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Carlo Emanuele IV
King of Sardinia

Other names: Carlo Emanuele Ferdinando Maria


King of Sardinia 1796–1802 abd.
Titular 18th Duca di Savoia 1796–1802 abd.
Titular King of Cyprus 1796–1802 abd.
Titular King of Jerusalem 1796–1802 abd.
Titular King of Armenia 1796–1802 abd.
Principe di Piemonte, substantive 1773–96; 1796–1802 abd.
Principe di Oneglia 1796–1802 abd.
Principe di Poirino 1796–1802 abd.
Prince de Montmélian 1796–1802 abd.
Principe di Chieri 1796–1802 abd.
Principe di Busca 1796–1802 abd.
Principe di Dronero 1796–1802 abd.
Duca di Aosta, substantive 1751–96; 1796–1802 abd.
Duc de Genevois 1796–1802 abd.
Duca di Piacenza 1796–1802 abd.
Duc de Chablais 1796–1802 abd.
Duca del Monferrato 1796–1802 abd.
Duca di Carignano Ivoy 1796–1802 abd.
Marchese di Saluzzo 1796–1802 abd.
Marchese in Italia 1796–1802 abd.
Marchese di Ivrea 1796–1802 abd.
Marchese di Susa 1796–1802 abd.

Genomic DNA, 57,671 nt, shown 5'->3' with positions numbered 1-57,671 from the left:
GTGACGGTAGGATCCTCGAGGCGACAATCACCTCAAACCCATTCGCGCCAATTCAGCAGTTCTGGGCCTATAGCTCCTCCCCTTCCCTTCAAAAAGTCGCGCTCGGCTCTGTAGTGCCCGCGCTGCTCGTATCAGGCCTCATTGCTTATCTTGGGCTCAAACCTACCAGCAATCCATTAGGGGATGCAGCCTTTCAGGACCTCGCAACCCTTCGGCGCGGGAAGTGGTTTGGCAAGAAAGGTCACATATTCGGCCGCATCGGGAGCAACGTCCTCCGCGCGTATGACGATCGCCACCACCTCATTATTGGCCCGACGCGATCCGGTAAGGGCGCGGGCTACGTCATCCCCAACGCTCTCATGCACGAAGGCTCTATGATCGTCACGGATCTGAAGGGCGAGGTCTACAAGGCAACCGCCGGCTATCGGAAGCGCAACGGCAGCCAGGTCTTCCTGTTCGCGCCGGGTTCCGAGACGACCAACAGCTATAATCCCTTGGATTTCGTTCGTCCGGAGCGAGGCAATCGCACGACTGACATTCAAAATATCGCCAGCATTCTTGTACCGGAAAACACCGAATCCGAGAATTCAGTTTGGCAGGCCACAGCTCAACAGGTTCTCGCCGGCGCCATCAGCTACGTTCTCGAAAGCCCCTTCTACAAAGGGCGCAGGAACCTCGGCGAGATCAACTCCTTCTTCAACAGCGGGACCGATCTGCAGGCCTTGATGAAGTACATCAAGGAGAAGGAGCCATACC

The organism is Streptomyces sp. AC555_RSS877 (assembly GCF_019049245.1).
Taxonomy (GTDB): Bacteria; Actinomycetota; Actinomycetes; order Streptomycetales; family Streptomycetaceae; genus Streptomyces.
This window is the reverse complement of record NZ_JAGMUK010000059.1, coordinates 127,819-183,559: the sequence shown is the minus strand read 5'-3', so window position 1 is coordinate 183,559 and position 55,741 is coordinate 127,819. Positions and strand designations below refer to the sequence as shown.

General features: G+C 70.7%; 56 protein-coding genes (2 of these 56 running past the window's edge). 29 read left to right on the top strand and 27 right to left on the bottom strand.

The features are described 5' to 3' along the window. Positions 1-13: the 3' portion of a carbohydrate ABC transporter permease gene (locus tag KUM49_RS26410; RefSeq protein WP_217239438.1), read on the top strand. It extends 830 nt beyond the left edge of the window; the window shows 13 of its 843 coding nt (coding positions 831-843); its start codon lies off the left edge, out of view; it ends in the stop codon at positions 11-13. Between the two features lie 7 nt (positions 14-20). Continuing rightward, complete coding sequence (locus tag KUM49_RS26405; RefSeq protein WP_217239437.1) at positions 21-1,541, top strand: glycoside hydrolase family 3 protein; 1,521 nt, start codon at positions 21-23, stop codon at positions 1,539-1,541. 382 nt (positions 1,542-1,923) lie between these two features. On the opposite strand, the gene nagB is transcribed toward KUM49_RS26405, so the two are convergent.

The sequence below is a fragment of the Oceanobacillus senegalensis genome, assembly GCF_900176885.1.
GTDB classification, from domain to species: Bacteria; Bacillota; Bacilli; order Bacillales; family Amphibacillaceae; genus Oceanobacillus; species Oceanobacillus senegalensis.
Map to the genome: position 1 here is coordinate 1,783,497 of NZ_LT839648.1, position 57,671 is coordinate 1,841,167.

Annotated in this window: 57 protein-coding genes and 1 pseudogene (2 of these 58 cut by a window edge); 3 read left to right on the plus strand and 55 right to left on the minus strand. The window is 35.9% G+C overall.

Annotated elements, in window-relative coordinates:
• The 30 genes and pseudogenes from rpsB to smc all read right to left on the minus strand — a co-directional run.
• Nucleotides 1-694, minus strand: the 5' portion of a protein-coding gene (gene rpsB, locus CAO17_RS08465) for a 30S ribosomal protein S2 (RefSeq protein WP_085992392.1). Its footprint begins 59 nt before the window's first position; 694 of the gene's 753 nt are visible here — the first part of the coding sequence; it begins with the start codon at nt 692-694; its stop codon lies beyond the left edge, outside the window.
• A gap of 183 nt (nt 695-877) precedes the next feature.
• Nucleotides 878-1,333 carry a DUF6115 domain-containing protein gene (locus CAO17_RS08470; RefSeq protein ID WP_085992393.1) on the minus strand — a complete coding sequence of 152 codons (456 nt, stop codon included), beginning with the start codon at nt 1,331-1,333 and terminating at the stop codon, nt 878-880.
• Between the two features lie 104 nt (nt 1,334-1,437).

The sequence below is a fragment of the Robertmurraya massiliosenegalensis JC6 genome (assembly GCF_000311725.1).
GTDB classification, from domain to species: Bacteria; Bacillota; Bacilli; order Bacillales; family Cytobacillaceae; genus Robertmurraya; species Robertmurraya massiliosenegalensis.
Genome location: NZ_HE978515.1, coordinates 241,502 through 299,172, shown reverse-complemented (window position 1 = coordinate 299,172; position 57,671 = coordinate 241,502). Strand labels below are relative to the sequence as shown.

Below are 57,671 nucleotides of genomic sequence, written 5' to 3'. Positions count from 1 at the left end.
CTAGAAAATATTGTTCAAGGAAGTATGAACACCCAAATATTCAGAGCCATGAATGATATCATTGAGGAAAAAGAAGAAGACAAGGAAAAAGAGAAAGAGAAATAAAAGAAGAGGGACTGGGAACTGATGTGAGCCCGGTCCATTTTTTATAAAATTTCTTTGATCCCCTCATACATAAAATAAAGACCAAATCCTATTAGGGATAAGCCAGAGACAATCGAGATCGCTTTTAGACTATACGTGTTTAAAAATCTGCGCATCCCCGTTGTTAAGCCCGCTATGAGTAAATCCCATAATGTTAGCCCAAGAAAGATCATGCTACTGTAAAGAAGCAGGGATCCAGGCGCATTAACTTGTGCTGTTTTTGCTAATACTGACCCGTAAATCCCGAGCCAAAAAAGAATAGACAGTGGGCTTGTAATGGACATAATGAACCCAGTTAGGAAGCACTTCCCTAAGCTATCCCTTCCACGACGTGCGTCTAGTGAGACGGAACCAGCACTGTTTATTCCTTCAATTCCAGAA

Marchese di Oristano 1796–1802 abd.
Marquis de Tarentaise 1796–1802 abd.
Marchese di Savona 1796–1802 abd.
Marchese di Marene 1796–1802 abd.
Marchese di Modane 1796–1802 abd.
Marquis de Lanslebourg 1796–1802 abd.
Marchese di Ceva 1796–1802 abd.
Comte de Nice 1796 dep; titular 1796–1802 abd.
Comte de Romont 1796–1802 abd.
Comte de Maurienne 1796–1802 abd.
Conte di Carmagnola 1796–1802 abd.
Conte di Asti 1796–1802 abd.
Comte de Tende 1796–1802 abd.
Conte di Goceano 1796–1802 abd.
Conte di Alessandria 1796–1802 abd.
Conte di Novara 1796–1802 abd.
Conte di Tortona 1796–1802 abd.
Conte di Bobbio 1796–1802 abd.
Conte di Sant'Antioco 1796–1802 abd.
Conte delle Apertole 1751–1802 abd.
Baron de Vaud 1796–1802 abd.
Baron de Faucigny 1796–1802 abd.
Signore di Pinerolo 1796–1802 abd.
Signore di Vercelli 1796–1802 abd.
Signore di Lomellina 1796–1802 abd.
Signore di Valsesia 1796–1802 abd.
Seigneur de Arbin 1796–1802 abd.
Seigneur de Francin 1796–1802 abd.